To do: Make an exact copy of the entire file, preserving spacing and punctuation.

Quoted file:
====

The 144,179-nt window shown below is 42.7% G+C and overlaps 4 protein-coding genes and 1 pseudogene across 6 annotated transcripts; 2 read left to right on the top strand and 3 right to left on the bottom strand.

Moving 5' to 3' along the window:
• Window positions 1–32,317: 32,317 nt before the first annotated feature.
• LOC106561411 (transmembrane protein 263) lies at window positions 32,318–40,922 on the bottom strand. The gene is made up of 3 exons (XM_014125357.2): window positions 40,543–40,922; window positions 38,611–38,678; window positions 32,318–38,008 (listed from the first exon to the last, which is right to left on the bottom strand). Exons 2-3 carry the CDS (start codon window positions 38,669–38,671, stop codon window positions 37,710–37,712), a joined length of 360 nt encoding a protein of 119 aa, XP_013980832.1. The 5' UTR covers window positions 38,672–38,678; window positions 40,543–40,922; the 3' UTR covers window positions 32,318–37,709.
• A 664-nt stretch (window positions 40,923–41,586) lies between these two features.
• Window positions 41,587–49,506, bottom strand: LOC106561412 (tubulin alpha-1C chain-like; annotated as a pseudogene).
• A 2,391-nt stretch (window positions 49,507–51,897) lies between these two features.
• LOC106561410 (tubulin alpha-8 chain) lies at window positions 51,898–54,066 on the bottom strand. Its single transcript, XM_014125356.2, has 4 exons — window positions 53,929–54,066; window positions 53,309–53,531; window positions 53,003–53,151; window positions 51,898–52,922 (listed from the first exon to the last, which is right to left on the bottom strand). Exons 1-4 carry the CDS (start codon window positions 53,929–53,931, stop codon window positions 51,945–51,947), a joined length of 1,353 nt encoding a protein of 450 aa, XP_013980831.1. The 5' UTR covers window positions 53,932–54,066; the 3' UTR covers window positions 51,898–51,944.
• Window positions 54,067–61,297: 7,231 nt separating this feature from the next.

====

The 144,179-nt window shown below is 42.7% G+C and overlaps 4 protein-coding genes and 1 pseudogene across 6 annotated transcripts; 2 read left to right on the top strand and 3 right to left on the bottom strand.

Moving 5' to 3' along the window:
• Window positions 1–32,317: 32,317 nt before the first annotated feature.
• LOC106561411 (transmembrane protein 263) lies at window positions 32,318–40,922 on the bottom strand. The gene is made up of 3 exons (XM_014125357.2): window positions 40,543–40,922; window positions 38,611–38,678; window positions 32,318–38,008 (listed from the first exon to the last, which is right to left on the bottom strand). Exons 2-3 carry the CDS (start codon window positions 38,669–38,671, stop codon window positions 37,710–37,712), a joined length of 360 nt encoding a protein of 119 aa, XP_013980832.1. The 5' UTR covers window positions 38,672–38,678; window positions 40,543–40,922; the 3' UTR covers window positions 32,318–37,709.
• A 664-nt stretch (window positions 40,923–41,586) lies between these two features.
• Window positions 41,587–49,506, bottom strand: LOC106561412 (tubulin alpha-1C chain-like; annotated as a pseudogene).
• A 2,391-nt stretch (window positions 49,507–51,897) lies between these two features.
• LOC106561410 (tubulin alpha-8 chain) lies at window positions 51,898–54,066 on the bottom strand. Its single transcript, XM_014125356.2, has 4 exons — window positions 53,929–54,066; window positions 53,309–53,531; window positions 53,003–53,151; window positions 51,898–52,922 (listed from the first exon to the last, which is right to left on the bottom strand). Exons 1-4 carry the CDS (start codon window positions 53,929–53,931, stop codon window positions 51,945–51,947), a joined length of 1,353 nt encoding a protein of 450 aa, XP_013980831.1. The 5' UTR covers window positions 53,932–54,066; the 3' UTR covers window positions 51,898–51,944.
• Window positions 54,067–61,297: 7,231 nt separating this feature from the next.